Richard Ha writes:
We are getting ready to make huge liquified natural gas (LNG) decisions, and LNG is a big risk. We need to understand the risk and who’s going to be left paying the price.
The first time I heard about shale oil and gas was at an Association for the Study of Peak Oil (ASPO) conference. I attended five of those conferences, the only person from Hawai‘i to do so. Hawai‘i County paid for the trip to the 2010 ASPO conference, held in Washington D.C., and is still benefitting from that small investment.
That discussion about shale oil and gas though was at the 2009 ASPO conference, in Denver, and it turned into a sharp discussion between the geologist Art Berman and a drilling company executive.
Art said he had studied data from 4,000 wells in the Barnett Shale and found that the average well gave off 72 percent of its production in the first year.
The executive countered that his figures showed a hyperbolic curve indicating that production lasts for 22 years.
Somebody was wrong. Later I learned that hyperbolic curves only mean that the following year is less than the one previous.
I didn’t know the definition then, but common sense told me that at the end of 22 years, maybe just a gallon might be coming out per hour. I felt like the executive was just trying to sell stock.
Later, a study of 19,000 wells showed that the average well gave more than ninety percent of its production in its first five years. This was not rocket science – even a banana farmer could tell that you would need to replace one-fifth of the wells each year just to stay even. More if production is higher in the first few years.
As of 2010, it was common knowledge that the average shale oil and gas well depleted in a short time, and it was a subject of intense discussion among those of us who attended the ASPO conferences.
In the meantime, some of the folks out there trying to sell stocks were using the terms “resource” and “reserves” interchangeably in describing what was available. The phrase “Saudi America” started to be thrown around.
The U.S. Energy Information Administration (EIA) finally estimated that the U.S. had an economically accessible shale oil supply of about 100 more years.
But David Hughes, a Canadian geologist, challenged the availability of the Monterey Shale oil due to its geological characteristics. Instead of being flat, the resource rock was wavy and squished. It was hard to access via horizontal drilling.
And then this March, the EIA quietly changed its estimate. In a low-key announcement, it readjusted its estimate of Monterey Shale oil availability – which was two-thirds of our national recoverable supply – downward by an amazing 96 percent.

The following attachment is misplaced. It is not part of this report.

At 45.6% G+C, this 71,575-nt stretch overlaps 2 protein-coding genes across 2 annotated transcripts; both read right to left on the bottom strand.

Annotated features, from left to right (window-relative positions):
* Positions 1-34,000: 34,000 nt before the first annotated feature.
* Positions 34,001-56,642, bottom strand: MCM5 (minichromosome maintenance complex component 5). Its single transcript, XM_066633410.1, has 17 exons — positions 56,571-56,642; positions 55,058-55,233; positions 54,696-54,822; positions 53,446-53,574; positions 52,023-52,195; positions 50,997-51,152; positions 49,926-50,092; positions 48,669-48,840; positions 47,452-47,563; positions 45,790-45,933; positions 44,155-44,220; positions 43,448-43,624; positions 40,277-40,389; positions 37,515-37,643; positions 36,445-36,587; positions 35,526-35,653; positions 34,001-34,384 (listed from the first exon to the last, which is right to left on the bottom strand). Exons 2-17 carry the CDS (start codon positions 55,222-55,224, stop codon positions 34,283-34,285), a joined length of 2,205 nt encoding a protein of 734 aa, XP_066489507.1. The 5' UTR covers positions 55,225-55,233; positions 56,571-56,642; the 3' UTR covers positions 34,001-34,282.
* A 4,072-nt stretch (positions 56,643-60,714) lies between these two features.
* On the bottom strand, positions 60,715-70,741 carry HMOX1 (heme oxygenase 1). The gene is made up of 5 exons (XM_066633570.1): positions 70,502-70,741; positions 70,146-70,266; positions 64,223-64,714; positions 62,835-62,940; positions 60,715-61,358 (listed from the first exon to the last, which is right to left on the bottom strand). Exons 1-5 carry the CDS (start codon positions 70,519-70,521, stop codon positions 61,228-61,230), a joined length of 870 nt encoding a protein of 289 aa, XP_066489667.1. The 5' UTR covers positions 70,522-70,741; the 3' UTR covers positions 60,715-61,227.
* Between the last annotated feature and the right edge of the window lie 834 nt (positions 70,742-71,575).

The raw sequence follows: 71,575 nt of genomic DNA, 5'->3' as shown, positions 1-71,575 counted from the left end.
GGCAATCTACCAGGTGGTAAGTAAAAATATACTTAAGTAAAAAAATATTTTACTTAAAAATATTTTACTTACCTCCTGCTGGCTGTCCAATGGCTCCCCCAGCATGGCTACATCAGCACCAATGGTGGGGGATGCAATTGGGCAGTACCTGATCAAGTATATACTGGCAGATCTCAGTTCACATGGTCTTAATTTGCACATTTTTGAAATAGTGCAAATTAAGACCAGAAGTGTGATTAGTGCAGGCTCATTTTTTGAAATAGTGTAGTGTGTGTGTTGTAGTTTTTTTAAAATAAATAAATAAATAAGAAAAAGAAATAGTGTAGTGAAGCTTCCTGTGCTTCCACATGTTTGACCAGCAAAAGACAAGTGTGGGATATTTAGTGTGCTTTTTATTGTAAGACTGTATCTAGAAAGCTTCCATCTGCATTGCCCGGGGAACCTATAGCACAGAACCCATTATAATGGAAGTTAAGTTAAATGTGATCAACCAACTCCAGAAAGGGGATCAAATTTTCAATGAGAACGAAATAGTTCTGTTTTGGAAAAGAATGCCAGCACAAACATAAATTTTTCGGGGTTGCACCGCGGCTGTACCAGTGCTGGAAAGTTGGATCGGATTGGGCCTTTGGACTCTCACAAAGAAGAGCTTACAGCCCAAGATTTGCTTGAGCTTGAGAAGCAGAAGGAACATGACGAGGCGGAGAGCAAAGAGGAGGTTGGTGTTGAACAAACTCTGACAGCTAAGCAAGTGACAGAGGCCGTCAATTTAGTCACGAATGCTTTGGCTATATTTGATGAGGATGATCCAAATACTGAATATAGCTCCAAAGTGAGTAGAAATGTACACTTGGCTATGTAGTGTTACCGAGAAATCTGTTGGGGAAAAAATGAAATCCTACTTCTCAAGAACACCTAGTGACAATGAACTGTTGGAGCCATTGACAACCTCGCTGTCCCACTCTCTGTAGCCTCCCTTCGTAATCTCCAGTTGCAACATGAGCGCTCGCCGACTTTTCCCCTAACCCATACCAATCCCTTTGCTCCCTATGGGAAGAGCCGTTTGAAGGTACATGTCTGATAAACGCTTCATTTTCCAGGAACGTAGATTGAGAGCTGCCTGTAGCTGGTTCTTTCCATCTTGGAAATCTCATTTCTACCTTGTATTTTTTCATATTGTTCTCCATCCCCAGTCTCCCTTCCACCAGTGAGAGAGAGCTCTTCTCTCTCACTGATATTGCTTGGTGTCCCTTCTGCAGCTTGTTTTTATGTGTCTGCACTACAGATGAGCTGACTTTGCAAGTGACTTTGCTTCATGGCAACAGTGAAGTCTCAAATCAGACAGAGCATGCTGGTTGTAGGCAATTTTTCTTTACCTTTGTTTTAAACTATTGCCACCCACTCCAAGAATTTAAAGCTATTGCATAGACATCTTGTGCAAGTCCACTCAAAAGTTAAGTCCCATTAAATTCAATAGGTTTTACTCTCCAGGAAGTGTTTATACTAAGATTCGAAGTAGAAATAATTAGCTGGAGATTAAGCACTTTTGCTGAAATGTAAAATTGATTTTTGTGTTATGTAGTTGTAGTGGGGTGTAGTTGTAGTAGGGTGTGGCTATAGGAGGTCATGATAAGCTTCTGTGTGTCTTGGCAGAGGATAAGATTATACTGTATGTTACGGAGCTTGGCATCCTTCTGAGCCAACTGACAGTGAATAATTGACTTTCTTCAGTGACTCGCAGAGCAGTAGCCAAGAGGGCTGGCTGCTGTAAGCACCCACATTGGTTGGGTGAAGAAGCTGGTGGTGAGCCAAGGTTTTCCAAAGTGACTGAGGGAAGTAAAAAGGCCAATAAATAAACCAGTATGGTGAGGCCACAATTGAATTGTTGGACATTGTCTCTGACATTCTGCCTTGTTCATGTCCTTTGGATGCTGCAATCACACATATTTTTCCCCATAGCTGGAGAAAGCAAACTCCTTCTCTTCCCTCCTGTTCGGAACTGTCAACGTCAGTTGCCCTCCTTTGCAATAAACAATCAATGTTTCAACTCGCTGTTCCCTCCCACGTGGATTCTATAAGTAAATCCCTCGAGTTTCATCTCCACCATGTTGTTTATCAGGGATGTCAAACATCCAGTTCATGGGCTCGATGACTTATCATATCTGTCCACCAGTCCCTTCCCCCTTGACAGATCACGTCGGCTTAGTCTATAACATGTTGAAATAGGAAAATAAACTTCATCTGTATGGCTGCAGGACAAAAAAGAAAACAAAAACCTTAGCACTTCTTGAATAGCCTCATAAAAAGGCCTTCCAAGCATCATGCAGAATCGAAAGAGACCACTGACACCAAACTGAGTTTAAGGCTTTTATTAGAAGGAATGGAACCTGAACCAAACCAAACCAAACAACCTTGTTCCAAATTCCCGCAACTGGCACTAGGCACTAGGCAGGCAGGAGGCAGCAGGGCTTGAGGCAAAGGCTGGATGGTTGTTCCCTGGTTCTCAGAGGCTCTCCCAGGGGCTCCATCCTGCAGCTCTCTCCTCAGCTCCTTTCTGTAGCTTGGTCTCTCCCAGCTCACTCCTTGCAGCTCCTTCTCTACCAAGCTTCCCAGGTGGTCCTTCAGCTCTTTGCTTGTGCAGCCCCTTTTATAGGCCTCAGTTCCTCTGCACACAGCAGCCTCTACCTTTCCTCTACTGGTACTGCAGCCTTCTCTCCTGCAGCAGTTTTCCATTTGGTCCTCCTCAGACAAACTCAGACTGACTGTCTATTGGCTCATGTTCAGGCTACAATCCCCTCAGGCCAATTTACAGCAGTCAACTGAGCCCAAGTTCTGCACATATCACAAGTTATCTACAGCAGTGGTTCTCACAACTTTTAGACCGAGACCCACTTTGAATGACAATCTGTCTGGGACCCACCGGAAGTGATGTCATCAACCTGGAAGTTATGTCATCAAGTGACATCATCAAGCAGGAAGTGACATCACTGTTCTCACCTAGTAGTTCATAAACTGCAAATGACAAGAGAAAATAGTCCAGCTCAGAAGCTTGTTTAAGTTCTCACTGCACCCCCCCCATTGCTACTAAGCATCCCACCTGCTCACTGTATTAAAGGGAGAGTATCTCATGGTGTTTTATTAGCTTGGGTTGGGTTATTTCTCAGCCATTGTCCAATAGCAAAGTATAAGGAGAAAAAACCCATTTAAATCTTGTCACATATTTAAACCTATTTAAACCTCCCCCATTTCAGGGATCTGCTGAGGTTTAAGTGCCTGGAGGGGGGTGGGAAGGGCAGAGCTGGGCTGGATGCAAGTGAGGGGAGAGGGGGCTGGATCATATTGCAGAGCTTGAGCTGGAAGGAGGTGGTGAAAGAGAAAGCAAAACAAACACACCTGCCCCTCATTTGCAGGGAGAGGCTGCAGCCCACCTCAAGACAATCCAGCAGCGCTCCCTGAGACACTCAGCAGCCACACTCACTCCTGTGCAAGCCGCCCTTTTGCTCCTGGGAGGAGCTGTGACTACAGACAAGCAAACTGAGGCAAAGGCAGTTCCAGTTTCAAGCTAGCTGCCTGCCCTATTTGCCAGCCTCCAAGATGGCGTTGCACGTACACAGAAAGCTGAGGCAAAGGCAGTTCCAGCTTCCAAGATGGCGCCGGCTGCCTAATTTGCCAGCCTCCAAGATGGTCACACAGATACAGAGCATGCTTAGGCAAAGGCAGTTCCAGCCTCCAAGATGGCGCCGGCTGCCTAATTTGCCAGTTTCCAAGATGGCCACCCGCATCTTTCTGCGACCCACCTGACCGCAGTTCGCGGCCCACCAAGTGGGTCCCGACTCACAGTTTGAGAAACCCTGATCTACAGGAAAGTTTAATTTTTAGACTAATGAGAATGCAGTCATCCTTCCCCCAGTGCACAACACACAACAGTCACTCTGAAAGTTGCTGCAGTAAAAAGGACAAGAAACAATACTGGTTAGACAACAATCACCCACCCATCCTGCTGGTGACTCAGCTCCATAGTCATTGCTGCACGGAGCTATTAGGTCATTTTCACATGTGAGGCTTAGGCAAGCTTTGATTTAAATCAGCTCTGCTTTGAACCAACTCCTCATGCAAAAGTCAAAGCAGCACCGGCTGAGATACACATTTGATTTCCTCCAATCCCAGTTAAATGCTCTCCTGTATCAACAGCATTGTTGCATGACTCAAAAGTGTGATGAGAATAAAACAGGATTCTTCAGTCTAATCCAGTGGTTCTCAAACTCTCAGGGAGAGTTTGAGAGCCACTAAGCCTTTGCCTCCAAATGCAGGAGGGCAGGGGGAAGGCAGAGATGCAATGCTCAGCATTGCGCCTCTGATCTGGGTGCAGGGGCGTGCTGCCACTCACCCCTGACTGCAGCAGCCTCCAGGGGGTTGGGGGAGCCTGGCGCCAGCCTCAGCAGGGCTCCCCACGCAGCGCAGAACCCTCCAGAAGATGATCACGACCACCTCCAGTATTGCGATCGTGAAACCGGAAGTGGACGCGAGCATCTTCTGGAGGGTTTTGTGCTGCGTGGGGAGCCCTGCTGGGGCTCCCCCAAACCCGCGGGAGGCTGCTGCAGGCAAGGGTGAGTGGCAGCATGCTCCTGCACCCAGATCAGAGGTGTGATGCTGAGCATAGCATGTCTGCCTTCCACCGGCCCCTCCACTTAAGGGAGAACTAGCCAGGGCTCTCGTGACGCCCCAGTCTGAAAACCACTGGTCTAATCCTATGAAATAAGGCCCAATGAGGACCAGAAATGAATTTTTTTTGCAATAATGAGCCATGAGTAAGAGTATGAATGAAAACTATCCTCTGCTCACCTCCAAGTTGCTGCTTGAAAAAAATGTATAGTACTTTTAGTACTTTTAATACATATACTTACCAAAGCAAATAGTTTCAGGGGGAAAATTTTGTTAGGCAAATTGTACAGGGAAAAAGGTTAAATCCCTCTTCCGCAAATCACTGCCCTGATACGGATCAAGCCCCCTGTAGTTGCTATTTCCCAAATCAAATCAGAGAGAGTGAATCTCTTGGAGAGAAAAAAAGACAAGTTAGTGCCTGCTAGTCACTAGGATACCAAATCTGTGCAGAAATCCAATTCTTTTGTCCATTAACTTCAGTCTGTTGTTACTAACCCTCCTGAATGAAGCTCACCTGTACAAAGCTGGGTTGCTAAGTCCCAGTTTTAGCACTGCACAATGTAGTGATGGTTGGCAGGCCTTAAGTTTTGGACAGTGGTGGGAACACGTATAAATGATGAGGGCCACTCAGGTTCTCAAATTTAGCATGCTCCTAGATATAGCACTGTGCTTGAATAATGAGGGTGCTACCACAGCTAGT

I saw the announcement and realized its significance immediately. Readjusting the estimate of the US supply of oil downward by two-thirds was a huge, huge deal. But the news kind of just slipped by.
Shale gas has the same characteristics of shale oil – it depletes rapidly. If you ask me who I believe about shale oil and gas? Based on his track record, I believe the data and conclusions of David Hughes.
He based his studies on the same historical data and information the U.S. EIA used, but analyzed it in a more meticulous and targeted way. His data shows natural gas declining much, much faster than does the EIA. A recent University of Texas study agrees more with David Hughes than with the EIA.
This Peak Prosperity podcast features an interview with David Hughes talking about shale production and how he did his analysis. It’s a good interview (47:24). Alternately, you can read the transcript here.
On p. 300 of his report, in figure 3-116, Hughes shows an interesting graph of the EIA’s forecast for shale gas projections and how, in the long term, they are greatly overestimated.
At the end of Hughes’ study on natural gas, he cautions (click to enlarge) :
Here on the Big Island, based on the precautionary principle, I would rely on geothermal rather than liquid natural gas for our electricity generation. A faster decline probably means a faster rise in natural gas price. If we rely on LNG, the rate payer will assume that risk.
And in Hawai‘i we do not have methane underground. So the bad effects of fracking does not apply to us at all. We have drilled 85,000 wells by now. It’s a mature industry that deals with H2S routinely.
In the future, geothermal could also help us solve our transportation problem by providing hydrogen for fuel-celled vehicles. The cost of hydrogen comes from either natural gas or from passing electricity through water. Eventually, the cost of making hydrogen from natural gas will pass the cost of making hydrogen from electricity from geothermal. Then we will have a permanent advantage over the rest of the world. That’s what we want!
Geothermal is climate change-friendly and as infinite as we can get—we will sit for 500,000 to a million years over the “hot spot.” And we are one of the few places in the world with these circumstances and this opportunity.
We have truly come to a crossroads in our history. We must put our personal agendas behind us and do the right thing for ourselves and future generations.